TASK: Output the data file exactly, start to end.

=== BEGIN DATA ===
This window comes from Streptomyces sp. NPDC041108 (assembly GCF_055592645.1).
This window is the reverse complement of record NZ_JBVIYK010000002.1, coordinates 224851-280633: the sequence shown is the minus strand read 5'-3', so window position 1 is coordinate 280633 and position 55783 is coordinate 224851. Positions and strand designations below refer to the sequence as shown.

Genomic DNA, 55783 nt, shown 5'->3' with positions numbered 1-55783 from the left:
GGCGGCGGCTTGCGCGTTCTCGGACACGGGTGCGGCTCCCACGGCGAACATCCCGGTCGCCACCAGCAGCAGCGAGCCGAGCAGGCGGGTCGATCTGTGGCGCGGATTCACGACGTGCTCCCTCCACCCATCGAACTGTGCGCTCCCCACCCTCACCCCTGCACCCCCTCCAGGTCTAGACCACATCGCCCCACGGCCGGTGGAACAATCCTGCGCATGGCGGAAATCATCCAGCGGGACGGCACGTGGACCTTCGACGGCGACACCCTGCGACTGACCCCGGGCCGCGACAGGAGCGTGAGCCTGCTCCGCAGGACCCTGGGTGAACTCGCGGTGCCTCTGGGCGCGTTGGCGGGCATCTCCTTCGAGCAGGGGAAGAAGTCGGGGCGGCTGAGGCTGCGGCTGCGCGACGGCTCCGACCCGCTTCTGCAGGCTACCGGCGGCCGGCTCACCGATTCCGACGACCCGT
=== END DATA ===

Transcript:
This window comes from Streptomyces sp. NPDC041108 (assembly GCF_055592645.1).
This window is the reverse complement of record NZ_JBVIYK010000002.1, coordinates 224851-280633: the sequence shown is the minus strand read 5'-3', so window position 1 is coordinate 280633 and position 55783 is coordinate 224851. Positions and strand designations below refer to the sequence as shown.

Genomic DNA, 55783 nt, shown 5'->3' with positions numbered 1-55783 from the left:
GGCGGCGGCTTGCGCGTTCTCGGACACGGGTGCGGCTCCCACGGCGAACATCCCGGTCGCCACCAGCAGCAGCGAGCCGAGCAGGCGGGTCGATCTGTGGCGCGGATTCACGACGTGCTCCCTCCACCCATCGAACTGTGCGCTCCCCACCCTCACCCCTGCACCCCCTCCAGGTCTAGACCACATCGCCCCACGGCCGGTGGAACAATCCTGCGCATGGCGGAAATCATCCAGCGGGACGGCACGTGGACCTTCGACGGCGACACCCTGCGACTGACCCCGGGCCGCGACAGGAGCGTGAGCCTGCTCCGCAGGACCCTGGGTGAACTCGCGGTGCCTCTGGGCGCGTTGGCGGGCATCTCCTTCGAGCAGGGGAAGAAGTCGGGGCGGCTGAGGCTGCGGCTGCGCGACGGCTCCGACCCGCTTCTGCAGGCTACCGGCGGCCGGCTCACCGATTCCGACGACCCGT